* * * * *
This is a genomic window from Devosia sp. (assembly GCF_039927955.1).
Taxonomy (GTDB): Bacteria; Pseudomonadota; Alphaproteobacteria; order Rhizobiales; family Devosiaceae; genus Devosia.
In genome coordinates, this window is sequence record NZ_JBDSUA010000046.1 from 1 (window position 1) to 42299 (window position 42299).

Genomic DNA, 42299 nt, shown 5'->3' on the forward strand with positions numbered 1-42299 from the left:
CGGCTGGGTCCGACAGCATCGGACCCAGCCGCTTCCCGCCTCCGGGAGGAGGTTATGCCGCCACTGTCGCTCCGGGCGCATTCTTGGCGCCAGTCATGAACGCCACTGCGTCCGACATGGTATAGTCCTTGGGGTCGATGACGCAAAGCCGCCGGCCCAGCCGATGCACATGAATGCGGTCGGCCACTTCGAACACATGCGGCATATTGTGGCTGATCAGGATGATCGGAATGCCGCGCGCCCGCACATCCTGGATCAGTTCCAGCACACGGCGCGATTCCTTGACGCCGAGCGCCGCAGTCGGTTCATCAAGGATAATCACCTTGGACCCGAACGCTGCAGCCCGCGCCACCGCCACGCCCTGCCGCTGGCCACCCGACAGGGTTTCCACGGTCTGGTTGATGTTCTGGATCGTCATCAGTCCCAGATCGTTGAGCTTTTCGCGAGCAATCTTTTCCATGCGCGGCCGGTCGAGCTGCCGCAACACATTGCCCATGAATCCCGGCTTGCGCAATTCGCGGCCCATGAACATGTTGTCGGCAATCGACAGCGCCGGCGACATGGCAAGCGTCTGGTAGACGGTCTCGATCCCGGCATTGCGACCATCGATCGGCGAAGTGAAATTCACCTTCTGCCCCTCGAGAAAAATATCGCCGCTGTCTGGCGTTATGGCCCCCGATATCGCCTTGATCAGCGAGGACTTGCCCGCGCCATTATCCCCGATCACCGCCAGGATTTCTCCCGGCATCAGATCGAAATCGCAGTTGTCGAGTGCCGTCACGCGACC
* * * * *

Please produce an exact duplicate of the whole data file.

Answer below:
This is a genomic window from Devosia sp. (assembly GCF_039927955.1).
Taxonomy (GTDB): Bacteria; Pseudomonadota; Alphaproteobacteria; order Rhizobiales; family Devosiaceae; genus Devosia.
In genome coordinates, this window is sequence record NZ_JBDSUA010000046.1 from 1 (window position 1) to 42299 (window position 42299).

Genomic DNA, 42299 nt, shown 5'->3' on the forward strand with positions numbered 1-42299 from the left:
CGGCTGGGTCCGACAGCATCGGACCCAGCCGCTTCCCGCCTCCGGGAGGAGGTTATGCCGCCACTGTCGCTCCGGGCGCATTCTTGGCGCCAGTCATGAACGCCACTGCGTCCGACATGGTATAGTCCTTGGGGTCGATGACGCAAAGCCGCCGGCCCAGCCGATGCACATGAATGCGGTCGGCCACTTCGAACACATGCGGCATATTGTGGCTGATCAGGATGATCGGAATGCCGCGCGCCCGCACATCCTGGATCAGTTCCAGCACACGGCGCGATTCCTTGACGCCGAGCGCCGCAGTCGGTTCATCAAGGATAATCACCTTGGACCCGAACGCTGCAGCCCGCGCCACCGCCACGCCCTGCCGCTGGCCACCCGACAGGGTTTCCACGGTCTGGTTGATGTTCTGGATCGTCATCAGTCCCAGATCGTTGAGCTTTTCGCGAGCAATCTTTTCCATGCGCGGCCGGTCGAGCTGCCGCAACACATTGCCCATGAATCCCGGCTTGCGCAATTCGCGGCCCATGAACATGTTGTCGGCAATCGACAGCGCCGGCGACATGGCAAGCGTCTGGTAGACGGTCTCGATCCCGGCATTGCGACCATCGATCGGCGAAGTGAAATTCACCTTCTGCCCCTCGAGAAAAATATCGCCGCTGTCTGGCGTTATGGCCCCCGATATCGCCTTGATCAGCGAGGACTTGCCCGCGCCATTATCCCCGATCACCGCCAGGATTTCTCCCGGCATCAGATCGAAATCGCAGTTGTCGAGTGCCGTCACGCGACC